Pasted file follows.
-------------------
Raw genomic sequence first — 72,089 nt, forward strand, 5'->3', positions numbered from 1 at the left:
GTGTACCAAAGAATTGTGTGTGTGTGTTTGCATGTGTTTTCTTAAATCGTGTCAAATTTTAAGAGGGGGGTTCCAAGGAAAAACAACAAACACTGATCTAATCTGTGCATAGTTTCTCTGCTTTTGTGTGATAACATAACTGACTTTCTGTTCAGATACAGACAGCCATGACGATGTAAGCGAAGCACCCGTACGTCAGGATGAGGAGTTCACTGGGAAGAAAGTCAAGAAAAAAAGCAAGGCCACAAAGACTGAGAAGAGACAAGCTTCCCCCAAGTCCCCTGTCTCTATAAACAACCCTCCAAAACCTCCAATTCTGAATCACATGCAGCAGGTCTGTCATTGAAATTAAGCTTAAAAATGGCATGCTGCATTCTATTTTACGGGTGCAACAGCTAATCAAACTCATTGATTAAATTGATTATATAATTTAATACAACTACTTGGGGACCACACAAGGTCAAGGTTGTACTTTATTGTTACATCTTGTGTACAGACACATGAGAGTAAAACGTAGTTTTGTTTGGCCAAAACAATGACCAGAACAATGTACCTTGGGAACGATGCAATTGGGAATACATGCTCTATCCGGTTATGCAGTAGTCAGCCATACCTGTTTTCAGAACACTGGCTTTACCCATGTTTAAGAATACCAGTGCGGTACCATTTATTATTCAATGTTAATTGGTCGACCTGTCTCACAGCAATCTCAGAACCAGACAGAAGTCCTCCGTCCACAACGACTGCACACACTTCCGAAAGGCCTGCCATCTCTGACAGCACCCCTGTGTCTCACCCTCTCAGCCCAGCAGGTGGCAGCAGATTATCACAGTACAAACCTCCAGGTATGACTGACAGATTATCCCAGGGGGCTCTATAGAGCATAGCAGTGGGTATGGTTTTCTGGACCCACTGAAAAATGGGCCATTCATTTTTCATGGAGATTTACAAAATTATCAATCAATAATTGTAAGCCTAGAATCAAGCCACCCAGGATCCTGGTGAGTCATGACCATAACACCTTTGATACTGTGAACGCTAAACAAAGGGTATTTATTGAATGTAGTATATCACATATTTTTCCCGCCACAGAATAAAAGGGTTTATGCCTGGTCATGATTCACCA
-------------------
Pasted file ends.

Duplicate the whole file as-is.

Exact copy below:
Raw genomic sequence first — 72,089 nt, forward strand, 5'->3', positions numbered from 1 at the left:
GTGTACCAAAGAATTGTGTGTGTGTGTTTGCATGTGTTTTCTTAAATCGTGTCAAATTTTAAGAGGGGGGTTCCAAGGAAAAACAACAAACACTGATCTAATCTGTGCATAGTTTCTCTGCTTTTGTGTGATAACATAACTGACTTTCTGTTCAGATACAGACAGCCATGACGATGTAAGCGAAGCACCCGTACGTCAGGATGAGGAGTTCACTGGGAAGAAAGTCAAGAAAAAAAGCAAGGCCACAAAGACTGAGAAGAGACAAGCTTCCCCCAAGTCCCCTGTCTCTATAAACAACCCTCCAAAACCTCCAATTCTGAATCACATGCAGCAGGTCTGTCATTGAAATTAAGCTTAAAAATGGCATGCTGCATTCTATTTTACGGGTGCAACAGCTAATCAAACTCATTGATTAAATTGATTATATAATTTAATACAACTACTTGGGGACCACACAAGGTCAAGGTTGTACTTTATTGTTACATCTTGTGTACAGACACATGAGAGTAAAACGTAGTTTTGTTTGGCCAAAACAATGACCAGAACAATGTACCTTGGGAACGATGCAATTGGGAATACATGCTCTATCCGGTTATGCAGTAGTCAGCCATACCTGTTTTCAGAACACTGGCTTTACCCATGTTTAAGAATACCAGTGCGGTACCATTTATTATTCAATGTTAATTGGTCGACCTGTCTCACAGCAATCTCAGAACCAGACAGAAGTCCTCCGTCCACAACGACTGCACACACTTCCGAAAGGCCTGCCATCTCTGACAGCACCCCTGTGTCTCACCCTCTCAGCCCAGCAGGTGGCAGCAGATTATCACAGTACAAACCTCCAGGTATGACTGACAGATTATCCCAGGGGGCTCTATAGAGCATAGCAGTGGGTATGGTTTTCTGGACCCACTGAAAAATGGGCCATTCATTTTTCATGGAGATTTACAAAATTATCAATCAATAATTGTAAGCCTAGAATCAAGCCACCCAGGATCCTGGTGAGTCATGACCATAACACCTTTGATACTGTGAACGCTAAACAAAGGGTATTTATTGAATGTAGTATATCACATATTTTTCCCGCCACAGAATAAAAGGGTTTATGCCTGGTCATGATTCACCA